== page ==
Graham Heslop
Graham Heslop Graham has an insatiable appetite for books, occasionally dips into theology, and moonlights as a lecturer in New Testament Greek at George Whitefield College, Cape Town. He also serves on the staff team at Union Chapel Presbyterian Church and as the written content editor for TGC Africa. Graham is married to Lynsay-Anne and they have one son, Teddy.

The Power of Story to Form Community: Reading Together

The Power of Story to Form Community: Reading Together

Last year I formed a reading group that meets on Zoom to discuss literature. Initially our plan was to read Lord Of The Rings through hard lockdown. But towards the end of 2020 a handful of regulars contacted me privately, both to express their gratitude for the group and to request that we carry on. What had started out as a kind of shared interest group had become a community. This shouldn’t have been as surprising as it was, for stories contain tremendous power to form, bind, and shape communities. This is one of the main themes of Watership Down, the story we are currently reading. But we’ll get to that later.

With the help of Jane Davis, I argued this point a few years back. In Stop What You’re Doing and Read This!, Davis notes that we’re increasingly living in what is called a “low-affect society.” This means we are wary of expressed feeling or emotion while being addicted to entertainment and excitement. Linked with this, Davis says that the decline of organised religion and religious discourse has “led to a poverty of language, and thus to a poverty of contemplative thought and feeling about what we are, and what we need.” Chasing religion out of the public square, so she says, has left us without a way to explore and map our inner spaces.

The Digital Age and the Demise of Community

Of course, the rise of the digital trinity—social media, streaming services, and smartphones—has furthered this emptying out of our souls and the disintegration of meaningful communities. Neil Gaiman anticipated this point back in the 90s, in his suitably titled American Gods. Referring to the television, one of the “new gods” (Media) says, “I’m the little shrine the family gathers to adore.” Three decades later things have only worsened. But instead of the family—or friends—gathering in the lounge to worship in front of a single screen, we are now scattered and isolated, watching on our separate devices. Thus we haven’t only become insatiable consumers of entertainment but our viewing habits are causing the disintegration of relationships and community.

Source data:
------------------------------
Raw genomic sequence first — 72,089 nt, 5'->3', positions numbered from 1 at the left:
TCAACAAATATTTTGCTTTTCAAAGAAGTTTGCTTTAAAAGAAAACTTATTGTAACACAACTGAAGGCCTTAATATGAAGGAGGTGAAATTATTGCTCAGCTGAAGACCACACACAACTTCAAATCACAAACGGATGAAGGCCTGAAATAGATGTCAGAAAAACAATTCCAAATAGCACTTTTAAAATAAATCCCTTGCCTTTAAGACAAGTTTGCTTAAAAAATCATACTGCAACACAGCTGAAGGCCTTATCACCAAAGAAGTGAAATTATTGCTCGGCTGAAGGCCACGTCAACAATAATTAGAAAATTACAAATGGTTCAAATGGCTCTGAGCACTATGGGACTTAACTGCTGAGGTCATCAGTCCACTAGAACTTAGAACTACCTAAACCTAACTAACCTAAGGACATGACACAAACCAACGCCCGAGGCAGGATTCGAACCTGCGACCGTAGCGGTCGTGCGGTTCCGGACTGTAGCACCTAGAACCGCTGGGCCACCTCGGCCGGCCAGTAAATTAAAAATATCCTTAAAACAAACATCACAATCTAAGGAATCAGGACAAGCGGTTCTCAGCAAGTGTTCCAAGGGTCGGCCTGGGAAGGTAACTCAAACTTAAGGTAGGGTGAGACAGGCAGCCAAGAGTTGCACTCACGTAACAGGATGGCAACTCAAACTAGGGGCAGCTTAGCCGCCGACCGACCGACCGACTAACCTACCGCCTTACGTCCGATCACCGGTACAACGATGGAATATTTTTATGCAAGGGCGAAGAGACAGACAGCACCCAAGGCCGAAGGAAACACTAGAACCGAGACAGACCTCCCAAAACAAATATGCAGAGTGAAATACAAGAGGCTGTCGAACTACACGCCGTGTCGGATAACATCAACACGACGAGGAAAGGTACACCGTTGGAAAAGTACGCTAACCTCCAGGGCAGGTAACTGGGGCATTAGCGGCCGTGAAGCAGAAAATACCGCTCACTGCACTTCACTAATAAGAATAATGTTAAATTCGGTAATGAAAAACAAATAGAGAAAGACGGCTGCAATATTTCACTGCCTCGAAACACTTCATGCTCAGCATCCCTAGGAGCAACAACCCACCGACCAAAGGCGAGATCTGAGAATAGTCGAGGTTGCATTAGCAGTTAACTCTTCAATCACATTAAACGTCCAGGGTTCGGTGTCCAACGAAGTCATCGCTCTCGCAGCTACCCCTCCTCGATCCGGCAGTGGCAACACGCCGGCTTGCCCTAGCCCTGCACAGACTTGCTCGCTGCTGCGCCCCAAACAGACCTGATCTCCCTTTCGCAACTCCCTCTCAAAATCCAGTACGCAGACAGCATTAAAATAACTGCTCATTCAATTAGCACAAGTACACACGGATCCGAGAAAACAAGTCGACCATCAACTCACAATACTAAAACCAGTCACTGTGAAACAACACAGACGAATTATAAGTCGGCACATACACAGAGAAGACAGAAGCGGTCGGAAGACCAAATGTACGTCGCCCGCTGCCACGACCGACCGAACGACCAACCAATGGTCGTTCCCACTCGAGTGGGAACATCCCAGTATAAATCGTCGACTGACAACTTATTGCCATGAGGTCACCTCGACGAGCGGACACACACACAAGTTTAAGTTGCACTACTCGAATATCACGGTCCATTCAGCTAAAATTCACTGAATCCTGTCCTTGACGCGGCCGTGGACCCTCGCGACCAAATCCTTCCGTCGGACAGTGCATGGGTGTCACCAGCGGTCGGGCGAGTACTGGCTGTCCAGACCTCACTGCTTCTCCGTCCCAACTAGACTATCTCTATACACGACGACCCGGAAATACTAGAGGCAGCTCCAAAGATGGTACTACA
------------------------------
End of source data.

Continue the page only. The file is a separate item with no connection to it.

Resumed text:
Returning to Jane Davis’ essay, she writes: “What makes people happy, above all, is a network of supportive fellow creatures, a sense of purpose, challenge, and meaningful occupation. Shared reading can provide all of this.” This has certainly been my experience within my reading group over the past 18 months. Of course, shared reading is not the only means of finding and forming community. But it is certainly one of the best. On the other hand, the technology that heralded the digital age has not ushered in a renewal of community or the marked deepening of relationships. Sure, we are more connected. Yet we are facing a global pandemic of loneliness. There is no shortage of content to consume through our screens. But we are never satisfied. Then there’s social media, ironically one of the most divisive advents of the last two decades.

Rediscover the Power of Reading

So I am a zealous advocate for reading—though let me make a few caveats. Firstly, books can also have an isolating effect, not dissimilar from our screens and individualistic streaming habits. Secondly, reading in and of itself is not a positively formative habit. For we can mindlessly consume stories in the same way we watch series and films. Thirdly, linked with both of my previous points, books are a proven and renowned means of escapism. I’m not calling for a moratorium on ‘airport literature’ or popular fiction. Good stories are meant to be enjoyed. However, considering their immense power to form and deepen community, we should not settle for isolated, thoughtless, and escapist reading. A great book can do so much more. So pick up a book, gather a few people to discuss it, and see what happens.

In conclusion, listen to Stanley Hauerwas on Watership Down and the formation of community through story, “Without trying to claim a strong continuity between rabbits and us, I think at least the suggestion that we, no less than rabbits, depend on narratives to guide us has been made. And this is particularly important to Christians, because they also claim their lives are formed by the story of a prince. Like El-ahrairah, our prince was defenceless against those who would rule the world with violence. He had a power, however, that the world knew not. For he insisted that we could form our lives together by trusting in truth and love to banish the fears that create enmity and discord. To be sure, we have often been unfaithful to his story, but that is no reason to think it is an unrealistic demand. Rather, it means we must challenge ourselves to be the kind of community where such a story can be told and manifested by a people formed in accordance with it.”

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